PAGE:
Brilliantly Flawed #07 – Shadow of the Colossus


There are so many games that are near enough universally adored, but are they all as perfect as we like to believe, or are we just peering through overly rose tinted glasses? The goal of Brilliantly Flawed is to expose games we all know and love for what they really are: very well made and enjoyable, but by no means perfect. Watch as childhood memories are shattered and objections are shouted. This week we take on Team Ico’s seminal adventure game, Shadow of the Colossus.

The Defence

Sunny says: 

Shadow of the Colossus was a title I picked up during a point in my life where I had been ploughing through game after game, tirelessly completing one after the other. I had been saving worlds, conquering distant lands and rescuing princesses in an endless, tedious cycle. Shadow of the Colossus offered something different. It deviated from the usual norms and conventions that I had come to expect in a game. It made me take a step back and question how much I really enjoyed playing games. It taught me to appreciate them more with its use of brutal minimalism in narrative, setting and gameplay, which also provided what was probably my first truly emotive gameplay experience. Agro, the player character, Wander’s horse contributed significantly to the experience of Colossus, conveying the game’s themes of companionship and parallels through the simplicity of the game’s cast, as well as the desolate setting.

The travel sequences separating each of the colossi provided the player with a great journey through arid deserts, dark ravines and decaying forests, with the emptiness of each area further amplifying the player’s companionship with their horse, their only means of travel through the landscape. The battles with the colossi themselves were truly grandiose in scale and, for lack of a better word: amazing. Each colossi needed to be defeated in a different way, sometimes Wander needed to use the environment, sometimes they needed to be outsmarted, or the player could simply climb from bottom to top. The use of the stamina gauge while mounting a colossus further increased the tension of the battle as the player furiously searched for their foe’s weak point, but arguably one of the greatest moments of the game is defeating each colossi, providing a tremendous feeling of triumph. Shadow of the Colossus can emulate this feeling incredibly successfully through the use of scale and parallels. Giving the player a seemingly impossible task of defeating a forty-feet walking statue can be highly daunting, so the feeling of achievement is heightened significantly when the player has (literally) scaled such an insurmountable obstacle; emulating emotion that not many games can successfully accomplish.

If nothing else, the game taught me to how to spell “colossus” correctly.

The Prosecution

Dan says: 

Shadow of the Colossus was a really lovely game, the world fully drew you in with its pure level of desolation and the bosses were one of the highlights of the PS2′s lifespan. While I have no doubt that the boss battles throughout Shadow of the Colossus are widely praised as one of their strongest points, I feel they also hide one of the main flaws. Due to the game lacking almost anything substantial in the way of content besides the climatic boss fights, the idea that the battles themselves never really progress in difficulty and lack imaginative battle design and structure (of course, in my opinion) is a massive hindrance to the overall experience of Shadow of the Colossus. In regards to the statement about battle design not advancing throughout the game effectively enough, it is of course to an extent subjective, but I feel that overall the battles can cause a number of players to feel stagnant through their play sessions.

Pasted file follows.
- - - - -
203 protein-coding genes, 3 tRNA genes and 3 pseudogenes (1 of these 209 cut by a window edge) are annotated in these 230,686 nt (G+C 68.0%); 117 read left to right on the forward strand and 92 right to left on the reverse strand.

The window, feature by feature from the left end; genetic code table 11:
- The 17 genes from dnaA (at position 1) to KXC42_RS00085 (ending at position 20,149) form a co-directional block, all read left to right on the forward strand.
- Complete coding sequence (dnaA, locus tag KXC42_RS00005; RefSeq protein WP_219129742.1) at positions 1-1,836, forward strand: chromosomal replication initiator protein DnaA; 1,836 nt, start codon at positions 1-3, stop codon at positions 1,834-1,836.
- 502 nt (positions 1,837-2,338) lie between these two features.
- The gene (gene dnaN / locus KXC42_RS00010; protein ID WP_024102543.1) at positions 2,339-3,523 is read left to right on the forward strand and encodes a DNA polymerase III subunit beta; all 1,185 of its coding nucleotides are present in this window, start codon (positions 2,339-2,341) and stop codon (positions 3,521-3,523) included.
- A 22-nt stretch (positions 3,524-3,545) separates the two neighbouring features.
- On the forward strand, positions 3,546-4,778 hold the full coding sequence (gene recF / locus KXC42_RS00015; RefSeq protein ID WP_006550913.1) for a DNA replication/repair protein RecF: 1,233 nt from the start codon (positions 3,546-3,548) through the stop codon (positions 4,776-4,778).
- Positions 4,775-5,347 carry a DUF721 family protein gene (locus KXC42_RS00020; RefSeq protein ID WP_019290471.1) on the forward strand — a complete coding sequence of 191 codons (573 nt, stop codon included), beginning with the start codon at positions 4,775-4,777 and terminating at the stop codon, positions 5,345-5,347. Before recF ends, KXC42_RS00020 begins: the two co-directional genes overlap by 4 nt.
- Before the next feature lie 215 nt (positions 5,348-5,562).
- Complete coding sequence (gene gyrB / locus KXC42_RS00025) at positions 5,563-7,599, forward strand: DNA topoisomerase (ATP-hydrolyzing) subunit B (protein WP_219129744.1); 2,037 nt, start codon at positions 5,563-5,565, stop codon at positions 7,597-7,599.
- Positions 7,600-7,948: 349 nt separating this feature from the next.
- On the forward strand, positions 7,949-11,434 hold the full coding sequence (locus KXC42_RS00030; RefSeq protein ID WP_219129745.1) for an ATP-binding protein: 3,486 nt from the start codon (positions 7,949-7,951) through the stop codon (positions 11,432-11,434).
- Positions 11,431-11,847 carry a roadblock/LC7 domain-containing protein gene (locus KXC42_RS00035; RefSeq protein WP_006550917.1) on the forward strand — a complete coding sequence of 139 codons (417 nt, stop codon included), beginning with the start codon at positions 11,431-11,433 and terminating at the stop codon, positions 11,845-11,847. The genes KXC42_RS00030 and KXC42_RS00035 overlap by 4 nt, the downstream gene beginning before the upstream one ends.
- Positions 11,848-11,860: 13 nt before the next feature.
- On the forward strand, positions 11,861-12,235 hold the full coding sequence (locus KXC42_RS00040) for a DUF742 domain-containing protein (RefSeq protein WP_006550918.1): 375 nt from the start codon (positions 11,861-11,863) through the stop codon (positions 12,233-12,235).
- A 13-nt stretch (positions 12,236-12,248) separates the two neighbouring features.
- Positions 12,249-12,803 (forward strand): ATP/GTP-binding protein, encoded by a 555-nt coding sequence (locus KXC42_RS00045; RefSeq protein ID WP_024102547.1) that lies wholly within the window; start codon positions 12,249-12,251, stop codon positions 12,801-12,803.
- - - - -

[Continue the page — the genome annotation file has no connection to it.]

Michael says: 

As much as I loved Shadow of the Colossus the first time I went through it, it felt so hollow and empty. There was literally nothing to do that was off of the main path, which just seemed like a waste of an opportunity for a world as big as Shadow of the Colossus’. This apparently lack of extra content held up as fact to me until I’d later found out online that the extra content was there, but that it was never explained or obvious enough for someone to come across immediately. Lizard tails and fruit were collectable and boosted health and stamina. If the player had eaten enough lizard tails, there was a secret area that they could get to that was otherwise inaccessible due to the player not having enough stamina. While this doesn’t add all that much to the experience, it’s still a hidden extra that shouldn’t have been so hidden. A lot of criticism about the game comes from the fact that there’s nothing to do in the game other than follow the main path, which would be true if there weren’t expertly hidden collectables lying around. Even if it was only for the smallest of perks, these kind of collectables shouldn’t have been assumed to be tacit.

Greg says: